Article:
QSR market leaders deconstruct how to manage inflation woes
One solution is to pass on the cost to some degree.
Passing off the cost to consumers to some extent and skilful supply management are just two of the ways some of the top leaders in the quick-service industry are doing to contain inflation.
The topic was discussed in the recently concluded QSR Media Asia Deliverect Conference & Awards 2023 during a panel discussion that saw the decision-makers of brands such as SaladStop!, Subway, Dairy Queen, Gong cha, Potato Corner, and Jamba Juice.
During the leadership panel, Eric Foo, President of Subway Asia Pacific said that managing supply chains means continually looking at new ways to source locally and comparing prices between sources.
“Finding the cheapest cost is not necessarily the best way to manage a business because you need to balance between the cheapest supplier and supply security. This means there will always be some degree of compromising between costs,” Eric said.
Steven Yang, APAC Managing Director for Focus Brands who own brands such as Auntie Anne’s and Jamba Juice said they are actually encouraging franchisees to pass off the cost however to better equip them with how much to pass off, Steven said they go out and collect data on the supply chain of raw materials and benchmark them to each market to compare the difference.
“Because you have suppliers now and it's their opportunity to gauge too. So we have suppliers coming in saying they have to raise the price by 35%. But is that true? So our franchisees come to us and we benchmark against that.” Steven said. “It gives them an opportunity to negotiate and control the inflation but at the same time you have to pass off that cost.”
Michael Bruce, APAC Regional Director for Dairy Queen said that they haven’t seen any negative effects when they did increase prices however, they did focus on ‘premiumization’.
“How do premiumizing the items that we have today that give the customers not just the perception of value but the reality of value? And that’s what’s working with us,” Michael said.
Danny Lee, CEO of Gong Cha APAC reiterates that supply chain management remains the key. He explained that a lot of their products are sourced from Taiwan. Now they are targeting to expand out of Taiwan and increase production facilities out of their home markets.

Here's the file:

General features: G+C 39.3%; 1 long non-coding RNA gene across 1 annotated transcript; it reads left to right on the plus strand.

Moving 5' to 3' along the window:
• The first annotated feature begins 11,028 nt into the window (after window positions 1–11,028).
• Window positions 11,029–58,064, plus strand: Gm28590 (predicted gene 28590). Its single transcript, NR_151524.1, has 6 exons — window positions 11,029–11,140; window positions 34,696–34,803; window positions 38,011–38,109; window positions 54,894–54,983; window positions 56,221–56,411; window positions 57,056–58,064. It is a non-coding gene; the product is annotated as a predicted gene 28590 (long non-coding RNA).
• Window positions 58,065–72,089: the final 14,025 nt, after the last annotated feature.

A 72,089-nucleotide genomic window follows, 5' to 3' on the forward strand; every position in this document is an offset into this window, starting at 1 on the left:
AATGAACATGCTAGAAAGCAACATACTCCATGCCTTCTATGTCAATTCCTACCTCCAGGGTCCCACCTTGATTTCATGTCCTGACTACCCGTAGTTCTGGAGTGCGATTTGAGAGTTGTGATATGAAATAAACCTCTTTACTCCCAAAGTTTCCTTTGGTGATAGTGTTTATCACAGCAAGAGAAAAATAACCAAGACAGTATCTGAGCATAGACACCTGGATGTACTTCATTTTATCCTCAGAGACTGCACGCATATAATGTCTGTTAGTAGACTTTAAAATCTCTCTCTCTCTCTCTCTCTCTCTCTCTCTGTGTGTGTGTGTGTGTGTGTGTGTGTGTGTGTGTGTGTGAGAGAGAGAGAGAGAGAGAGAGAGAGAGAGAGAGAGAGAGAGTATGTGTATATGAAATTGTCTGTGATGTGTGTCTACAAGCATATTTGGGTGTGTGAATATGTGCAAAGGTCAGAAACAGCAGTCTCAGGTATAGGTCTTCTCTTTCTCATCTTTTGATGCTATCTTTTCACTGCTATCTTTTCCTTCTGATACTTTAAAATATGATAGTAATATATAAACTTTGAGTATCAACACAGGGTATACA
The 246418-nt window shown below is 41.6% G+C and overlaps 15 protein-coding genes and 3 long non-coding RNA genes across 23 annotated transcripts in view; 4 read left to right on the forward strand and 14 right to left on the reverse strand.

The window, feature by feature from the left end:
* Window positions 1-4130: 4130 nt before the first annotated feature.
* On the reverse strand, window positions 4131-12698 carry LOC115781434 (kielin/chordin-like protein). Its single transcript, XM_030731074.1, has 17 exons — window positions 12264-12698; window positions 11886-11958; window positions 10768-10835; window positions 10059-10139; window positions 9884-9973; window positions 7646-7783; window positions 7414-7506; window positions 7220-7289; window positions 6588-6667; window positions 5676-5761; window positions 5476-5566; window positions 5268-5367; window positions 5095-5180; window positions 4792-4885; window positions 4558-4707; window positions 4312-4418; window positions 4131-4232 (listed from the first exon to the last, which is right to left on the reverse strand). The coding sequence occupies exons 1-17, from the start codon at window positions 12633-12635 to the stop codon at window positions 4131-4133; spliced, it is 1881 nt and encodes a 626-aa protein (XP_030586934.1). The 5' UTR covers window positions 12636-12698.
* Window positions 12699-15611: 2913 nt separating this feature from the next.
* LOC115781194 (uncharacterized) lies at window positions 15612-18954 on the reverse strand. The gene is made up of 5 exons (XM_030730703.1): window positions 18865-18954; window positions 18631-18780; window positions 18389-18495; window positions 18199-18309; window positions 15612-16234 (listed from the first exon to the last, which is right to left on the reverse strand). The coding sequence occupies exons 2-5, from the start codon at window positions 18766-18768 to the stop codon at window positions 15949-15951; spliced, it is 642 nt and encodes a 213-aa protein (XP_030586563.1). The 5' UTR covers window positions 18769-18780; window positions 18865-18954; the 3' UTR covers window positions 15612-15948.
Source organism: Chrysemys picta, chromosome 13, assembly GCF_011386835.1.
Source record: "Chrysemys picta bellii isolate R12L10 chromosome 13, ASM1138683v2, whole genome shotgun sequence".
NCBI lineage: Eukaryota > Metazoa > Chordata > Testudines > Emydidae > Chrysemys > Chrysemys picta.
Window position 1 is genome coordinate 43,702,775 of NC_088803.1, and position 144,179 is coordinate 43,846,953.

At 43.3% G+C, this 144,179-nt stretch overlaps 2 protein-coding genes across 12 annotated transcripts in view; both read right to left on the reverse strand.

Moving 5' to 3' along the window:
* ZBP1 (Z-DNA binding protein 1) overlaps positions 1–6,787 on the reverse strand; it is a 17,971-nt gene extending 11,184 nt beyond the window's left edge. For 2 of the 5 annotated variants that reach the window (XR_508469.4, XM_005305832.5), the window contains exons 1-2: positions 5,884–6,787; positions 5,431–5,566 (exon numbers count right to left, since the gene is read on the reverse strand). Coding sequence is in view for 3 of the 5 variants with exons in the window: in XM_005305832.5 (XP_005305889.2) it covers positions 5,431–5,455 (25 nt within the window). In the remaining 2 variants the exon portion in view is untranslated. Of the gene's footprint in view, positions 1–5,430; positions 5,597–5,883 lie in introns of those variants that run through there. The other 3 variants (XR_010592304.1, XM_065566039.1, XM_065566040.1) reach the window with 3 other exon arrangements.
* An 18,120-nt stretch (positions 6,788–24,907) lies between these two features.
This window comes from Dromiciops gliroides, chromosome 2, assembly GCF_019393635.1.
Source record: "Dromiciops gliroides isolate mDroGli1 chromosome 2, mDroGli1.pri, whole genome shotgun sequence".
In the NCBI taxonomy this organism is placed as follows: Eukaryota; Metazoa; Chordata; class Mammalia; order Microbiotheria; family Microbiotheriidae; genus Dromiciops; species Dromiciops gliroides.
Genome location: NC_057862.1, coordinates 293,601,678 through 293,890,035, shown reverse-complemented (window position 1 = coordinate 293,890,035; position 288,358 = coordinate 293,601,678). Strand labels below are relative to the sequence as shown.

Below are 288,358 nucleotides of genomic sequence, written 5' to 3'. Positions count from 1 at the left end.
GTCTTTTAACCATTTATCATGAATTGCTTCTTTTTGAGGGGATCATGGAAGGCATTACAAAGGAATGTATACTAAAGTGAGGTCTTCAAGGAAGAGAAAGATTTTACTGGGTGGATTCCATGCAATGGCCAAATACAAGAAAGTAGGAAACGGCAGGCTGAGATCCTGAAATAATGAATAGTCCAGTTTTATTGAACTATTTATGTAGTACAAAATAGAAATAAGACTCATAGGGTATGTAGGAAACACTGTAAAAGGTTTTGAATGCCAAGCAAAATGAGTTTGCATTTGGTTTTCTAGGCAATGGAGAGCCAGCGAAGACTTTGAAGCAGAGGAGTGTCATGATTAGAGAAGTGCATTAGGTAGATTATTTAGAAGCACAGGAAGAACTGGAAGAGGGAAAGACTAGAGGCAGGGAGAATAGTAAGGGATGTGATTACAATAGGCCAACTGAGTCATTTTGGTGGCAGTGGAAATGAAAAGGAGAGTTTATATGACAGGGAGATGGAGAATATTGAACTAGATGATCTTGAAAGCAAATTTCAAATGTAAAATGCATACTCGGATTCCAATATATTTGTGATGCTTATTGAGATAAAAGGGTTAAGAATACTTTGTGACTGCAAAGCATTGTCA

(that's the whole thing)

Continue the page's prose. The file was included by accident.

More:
“The consumers are very selective now because their pockets are tight. If I want to spend $10 where would I go? If we offer consistent quality and continue to create new products that excite the customer, I believe we can maintain our business,” Danny said.
Adrien Desbaillets, CEO of SaladStop! said that they have an in-house tech team to build their own proprietary technology that allows their customers to order through their own system and not rely on third-party vendors. After the upgrade, 60% of all digital orders come from their own system versus 20% before.
“We see that’s going to be something where we can create more value and more ‘premiumness’,” Adrien said.
Meanwhile, for Kathryna Manalo, International Markets Director at Potato Corner, they are doing a lot of volume consolidation across markets. What they aim for is to have a single stock-keeping unit (SKU) across all markets.
This is a particular challenge for the brand as their main market, which is the Philippines do not have high purchasing power for snack-like items such as Potato Corner.
“We have to ensure that the price point is at the acceptable rate compared to competitors and I think supply chain will play a big factor for fighting price increases,” Kathryna said.